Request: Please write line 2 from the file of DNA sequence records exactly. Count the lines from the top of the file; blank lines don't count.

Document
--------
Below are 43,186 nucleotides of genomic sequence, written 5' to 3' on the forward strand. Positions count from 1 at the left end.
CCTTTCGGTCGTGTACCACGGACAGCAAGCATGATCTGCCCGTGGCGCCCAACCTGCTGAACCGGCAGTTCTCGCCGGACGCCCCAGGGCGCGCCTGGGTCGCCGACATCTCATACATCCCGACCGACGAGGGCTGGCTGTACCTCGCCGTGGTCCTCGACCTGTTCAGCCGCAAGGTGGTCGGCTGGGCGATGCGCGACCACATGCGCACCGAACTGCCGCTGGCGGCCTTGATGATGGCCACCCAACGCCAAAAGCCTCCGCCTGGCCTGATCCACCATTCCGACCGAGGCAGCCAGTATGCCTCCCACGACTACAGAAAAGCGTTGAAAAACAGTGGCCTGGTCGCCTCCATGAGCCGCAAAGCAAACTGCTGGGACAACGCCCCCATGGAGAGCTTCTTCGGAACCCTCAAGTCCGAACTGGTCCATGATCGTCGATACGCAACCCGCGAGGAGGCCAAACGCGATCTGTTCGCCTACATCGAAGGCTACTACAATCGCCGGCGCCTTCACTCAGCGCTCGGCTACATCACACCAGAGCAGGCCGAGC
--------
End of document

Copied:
CCTTTCGGTCGTGTACCACGGACAGCAAGCATGATCTGCCCGTGGCGCCCAACCTGCTGAACCGGCAGTTCTCGCCGGACGCCCCAGGGCGCGCCTGGGTCGCCGACATCTCATACATCCCGACCGACGAGGGCTGGCTGTACCTCGCCGTGGTCCTCGACCTGTTCAGCCGCAAGGTGGTCGGCTGGGCGATGCGCGACCACATGCGCACCGAACTGCCGCTGGCGGCCTTGATGATGGCCACCCAACGCCAAAAGCCTCCGCCTGGCCTGATCCACCATTCCGACCGAGGCAGCCAGTATGCCTCCCACGACTACAGAAAAGCGTTGAAAAACAGTGGCCTGGTCGCCTCCATGAGCCGCAAAGCAAACTGCTGGGACAACGCCCCCATGGAGAGCTTCTTCGGAACCCTCAAGTCCGAACTGGTCCATGATCGTCGATACGCAACCCGCGAGGAGGCCAAACGCGATCTGTTCGCCTACATCGAAGGCTACTACAATCGCCGGCGCCTTCACTCAGCGCTCGGCTACATCACACCAGAGCAGGCCGAGC